BRAINFLUENCE: 100 Ways to Persuade and Convince Consumers with Neuromarketing
Depending on whom you ask, neuromarketing—the study of how the brain responds to cognitive and sensory marketing stimuli—is either the inevitable future of the ad industry, or a distraction, just a bunch of jazz hands. Its proponents will tell you that conscious thought accounts for only 5% of our brain functions, and that by hooking people up to MRI machines, you can see that advertising stimulates all sorts of unconscious brain activity. By studying these responses, we can better understand why people respond to ads the way they do.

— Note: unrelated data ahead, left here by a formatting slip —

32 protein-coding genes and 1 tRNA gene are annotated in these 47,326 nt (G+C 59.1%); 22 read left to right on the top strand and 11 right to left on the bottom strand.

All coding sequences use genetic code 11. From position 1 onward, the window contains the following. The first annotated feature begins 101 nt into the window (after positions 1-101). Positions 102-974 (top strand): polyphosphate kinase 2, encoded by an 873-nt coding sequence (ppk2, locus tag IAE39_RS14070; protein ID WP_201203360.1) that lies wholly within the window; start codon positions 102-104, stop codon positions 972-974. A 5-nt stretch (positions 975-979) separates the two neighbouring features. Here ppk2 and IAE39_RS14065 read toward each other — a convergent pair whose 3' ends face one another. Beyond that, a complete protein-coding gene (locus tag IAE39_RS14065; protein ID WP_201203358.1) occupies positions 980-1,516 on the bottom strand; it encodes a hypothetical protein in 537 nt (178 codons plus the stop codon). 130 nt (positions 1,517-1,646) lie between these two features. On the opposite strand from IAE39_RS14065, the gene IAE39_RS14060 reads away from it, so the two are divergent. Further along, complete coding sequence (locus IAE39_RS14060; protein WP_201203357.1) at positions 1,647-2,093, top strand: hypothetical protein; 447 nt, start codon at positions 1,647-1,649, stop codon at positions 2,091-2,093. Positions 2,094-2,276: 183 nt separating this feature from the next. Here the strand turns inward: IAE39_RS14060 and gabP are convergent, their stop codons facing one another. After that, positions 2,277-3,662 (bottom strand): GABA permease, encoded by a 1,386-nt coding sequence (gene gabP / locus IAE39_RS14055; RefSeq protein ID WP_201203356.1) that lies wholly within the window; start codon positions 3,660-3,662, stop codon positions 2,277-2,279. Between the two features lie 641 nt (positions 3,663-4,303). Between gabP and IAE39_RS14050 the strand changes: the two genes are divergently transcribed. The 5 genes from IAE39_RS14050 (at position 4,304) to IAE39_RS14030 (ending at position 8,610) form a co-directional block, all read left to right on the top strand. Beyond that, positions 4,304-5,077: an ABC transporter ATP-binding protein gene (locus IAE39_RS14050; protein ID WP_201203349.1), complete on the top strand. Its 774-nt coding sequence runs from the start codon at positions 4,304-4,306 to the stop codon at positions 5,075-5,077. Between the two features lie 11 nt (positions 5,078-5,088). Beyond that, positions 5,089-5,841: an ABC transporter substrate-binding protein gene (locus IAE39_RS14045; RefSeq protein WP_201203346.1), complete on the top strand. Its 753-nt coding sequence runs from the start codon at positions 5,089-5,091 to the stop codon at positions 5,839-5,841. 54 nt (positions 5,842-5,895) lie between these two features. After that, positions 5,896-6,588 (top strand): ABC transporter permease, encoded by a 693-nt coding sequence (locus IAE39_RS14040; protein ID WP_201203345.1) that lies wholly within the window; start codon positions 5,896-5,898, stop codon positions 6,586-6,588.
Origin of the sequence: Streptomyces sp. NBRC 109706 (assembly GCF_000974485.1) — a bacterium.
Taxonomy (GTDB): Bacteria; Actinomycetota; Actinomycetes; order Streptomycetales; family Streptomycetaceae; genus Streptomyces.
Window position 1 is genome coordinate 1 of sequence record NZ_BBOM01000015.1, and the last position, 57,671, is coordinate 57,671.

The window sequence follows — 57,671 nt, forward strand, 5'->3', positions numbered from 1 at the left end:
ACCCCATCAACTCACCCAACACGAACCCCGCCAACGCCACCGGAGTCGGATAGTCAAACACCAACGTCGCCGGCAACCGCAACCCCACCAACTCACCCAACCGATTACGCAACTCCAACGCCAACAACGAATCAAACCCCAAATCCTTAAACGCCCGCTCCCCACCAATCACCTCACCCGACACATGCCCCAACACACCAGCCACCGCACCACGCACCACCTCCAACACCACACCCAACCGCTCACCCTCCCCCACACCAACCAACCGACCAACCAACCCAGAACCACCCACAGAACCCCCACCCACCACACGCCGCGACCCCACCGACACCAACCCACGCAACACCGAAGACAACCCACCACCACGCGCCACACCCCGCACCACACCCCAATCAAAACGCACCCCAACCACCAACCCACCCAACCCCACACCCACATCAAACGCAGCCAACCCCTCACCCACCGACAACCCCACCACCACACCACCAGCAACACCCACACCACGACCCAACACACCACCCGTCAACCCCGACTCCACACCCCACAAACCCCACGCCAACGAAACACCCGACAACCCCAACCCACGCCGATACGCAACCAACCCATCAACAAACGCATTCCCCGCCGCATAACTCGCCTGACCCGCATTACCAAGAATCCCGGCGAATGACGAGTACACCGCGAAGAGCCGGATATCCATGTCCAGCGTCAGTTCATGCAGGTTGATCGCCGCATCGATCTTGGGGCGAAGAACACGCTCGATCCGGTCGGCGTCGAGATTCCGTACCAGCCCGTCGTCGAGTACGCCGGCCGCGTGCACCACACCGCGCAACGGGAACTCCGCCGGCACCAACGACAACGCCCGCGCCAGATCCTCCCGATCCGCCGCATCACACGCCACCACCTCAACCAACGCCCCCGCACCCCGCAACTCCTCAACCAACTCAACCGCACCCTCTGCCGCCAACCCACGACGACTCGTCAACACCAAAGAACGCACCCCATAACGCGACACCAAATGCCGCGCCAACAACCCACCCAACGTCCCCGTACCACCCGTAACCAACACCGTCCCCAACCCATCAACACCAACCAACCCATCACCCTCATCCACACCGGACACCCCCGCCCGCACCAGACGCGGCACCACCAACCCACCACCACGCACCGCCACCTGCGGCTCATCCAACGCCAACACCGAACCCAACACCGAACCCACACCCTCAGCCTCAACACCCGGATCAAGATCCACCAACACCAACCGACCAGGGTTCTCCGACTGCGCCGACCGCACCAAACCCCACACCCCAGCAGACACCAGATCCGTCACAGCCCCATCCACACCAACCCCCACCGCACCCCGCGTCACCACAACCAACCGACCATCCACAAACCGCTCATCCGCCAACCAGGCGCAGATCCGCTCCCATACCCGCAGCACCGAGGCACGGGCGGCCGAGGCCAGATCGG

Dooley has written the blog Neuromarketing since 2005, and he’s not interested here in rehashing the case for his discipline. Instead, this collects 100 insights about selling gleaned from neuromarketing research and practice. Those pertain to face-to-face encounters as well as advertising. Two professors in Italy, for example, studied the effectiveness of requests made in people’s right ears versus their left. (They began their research by cadging cigarettes from fellow night-clubbers.) It turned out there is actually a difference: their studies showed that for reasons of arcane brain wiring, we respond much more favourably to requests made in our right ear than our left.